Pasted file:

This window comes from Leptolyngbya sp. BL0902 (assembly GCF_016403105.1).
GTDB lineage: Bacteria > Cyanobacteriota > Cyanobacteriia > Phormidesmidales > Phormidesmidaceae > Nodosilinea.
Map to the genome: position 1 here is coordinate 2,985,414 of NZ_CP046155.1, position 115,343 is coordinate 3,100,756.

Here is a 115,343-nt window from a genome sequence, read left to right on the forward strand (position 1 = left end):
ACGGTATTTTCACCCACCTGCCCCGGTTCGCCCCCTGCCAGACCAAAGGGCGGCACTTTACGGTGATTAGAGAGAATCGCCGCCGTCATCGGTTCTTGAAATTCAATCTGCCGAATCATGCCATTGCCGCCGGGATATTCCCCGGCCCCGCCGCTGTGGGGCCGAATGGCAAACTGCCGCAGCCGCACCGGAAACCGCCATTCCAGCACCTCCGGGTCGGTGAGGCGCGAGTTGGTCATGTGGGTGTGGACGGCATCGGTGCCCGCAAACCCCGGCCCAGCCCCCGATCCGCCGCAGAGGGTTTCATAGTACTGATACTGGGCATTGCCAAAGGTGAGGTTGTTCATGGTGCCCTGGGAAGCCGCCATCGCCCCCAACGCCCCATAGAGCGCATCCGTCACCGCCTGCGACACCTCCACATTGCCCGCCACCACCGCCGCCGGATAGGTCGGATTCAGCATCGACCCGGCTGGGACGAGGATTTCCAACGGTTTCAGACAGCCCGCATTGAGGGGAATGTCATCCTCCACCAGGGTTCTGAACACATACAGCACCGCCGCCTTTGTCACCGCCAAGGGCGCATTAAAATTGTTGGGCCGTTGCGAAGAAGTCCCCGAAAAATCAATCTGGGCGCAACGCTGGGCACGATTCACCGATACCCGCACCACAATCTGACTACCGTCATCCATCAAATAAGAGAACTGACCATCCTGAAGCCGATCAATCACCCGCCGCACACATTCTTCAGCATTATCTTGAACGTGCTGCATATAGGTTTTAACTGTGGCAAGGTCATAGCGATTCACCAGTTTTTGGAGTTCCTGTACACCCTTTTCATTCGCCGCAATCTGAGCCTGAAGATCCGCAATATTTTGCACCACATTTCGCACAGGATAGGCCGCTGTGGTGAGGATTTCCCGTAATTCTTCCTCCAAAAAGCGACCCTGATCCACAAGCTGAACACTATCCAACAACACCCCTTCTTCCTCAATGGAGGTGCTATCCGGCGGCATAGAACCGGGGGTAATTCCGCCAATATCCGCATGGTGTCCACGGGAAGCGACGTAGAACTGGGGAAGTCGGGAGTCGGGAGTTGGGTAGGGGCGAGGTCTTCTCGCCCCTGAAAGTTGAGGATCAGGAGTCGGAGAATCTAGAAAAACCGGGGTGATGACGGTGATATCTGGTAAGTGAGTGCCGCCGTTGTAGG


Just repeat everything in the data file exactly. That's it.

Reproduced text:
This window comes from Leptolyngbya sp. BL0902 (assembly GCF_016403105.1).
GTDB lineage: Bacteria > Cyanobacteriota > Cyanobacteriia > Phormidesmidales > Phormidesmidaceae > Nodosilinea.
Map to the genome: position 1 here is coordinate 2,985,414 of NZ_CP046155.1, position 115,343 is coordinate 3,100,756.

Here is a 115,343-nt window from a genome sequence, read left to right on the forward strand (position 1 = left end):
ACGGTATTTTCACCCACCTGCCCCGGTTCGCCCCCTGCCAGACCAAAGGGCGGCACTTTACGGTGATTAGAGAGAATCGCCGCCGTCATCGGTTCTTGAAATTCAATCTGCCGAATCATGCCATTGCCGCCGGGATATTCCCCGGCCCCGCCGCTGTGGGGCCGAATGGCAAACTGCCGCAGCCGCACCGGAAACCGCCATTCCAGCACCTCCGGGTCGGTGAGGCGCGAGTTGGTCATGTGGGTGTGGACGGCATCGGTGCCCGCAAACCCCGGCCCAGCCCCCGATCCGCCGCAGAGGGTTTCATAGTACTGATACTGGGCATTGCCAAAGGTGAGGTTGTTCATGGTGCCCTGGGAAGCCGCCATCGCCCCCAACGCCCCATAGAGCGCATCCGTCACCGCCTGCGACACCTCCACATTGCCCGCCACCACCGCCGCCGGATAGGTCGGATTCAGCATCGACCCGGCTGGGACGAGGATTTCCAACGGTTTCAGACAGCCCGCATTGAGGGGAATGTCATCCTCCACCAGGGTTCTGAACACATACAGCACCGCCGCCTTTGTCACCGCCAAGGGCGCATTAAAATTGTTGGGCCGTTGCGAAGAAGTCCCCGAAAAATCAATCTGGGCGCAACGCTGGGCACGATTCACCGATACCCGCACCACAATCTGACTACCGTCATCCATCAAATAAGAGAACTGACCATCCTGAAGCCGATCAATCACCCGCCGCACACATTCTTCAGCATTATCTTGAACGTGCTGCATATAGGTTTTAACTGTGGCAAGGTCATAGCGATTCACCAGTTTTTGGAGTTCCTGTACACCCTTTTCATTCGCCGCAATCTGAGCCTGAAGATCCGCAATATTTTGCACCACATTTCGCACAGGATAGGCCGCTGTGGTGAGGATTTCCCGTAATTCTTCCTCCAAAAAGCGACCCTGATCCACAAGCTGAACACTATCCAACAACACCCCTTCTTCCTCAATGGAGGTGCTATCCGGCGGCATAGAACCGGGGGTAATTCCGCCAATATCCGCATGGTGTCCACGGGAAGCGACGTAGAACTGGGGAAGTCGGGAGTCGGGAGTTGGGTAGGGGCGAGGTCTTCTCGCCCCTGAAAGTTGAGGATCAGGAGTCGGAGAATCTAGAAAAACCGGGGTGATGACGGTGATATCTGGTAAGTGAGTGCCGCCGTTGTAGG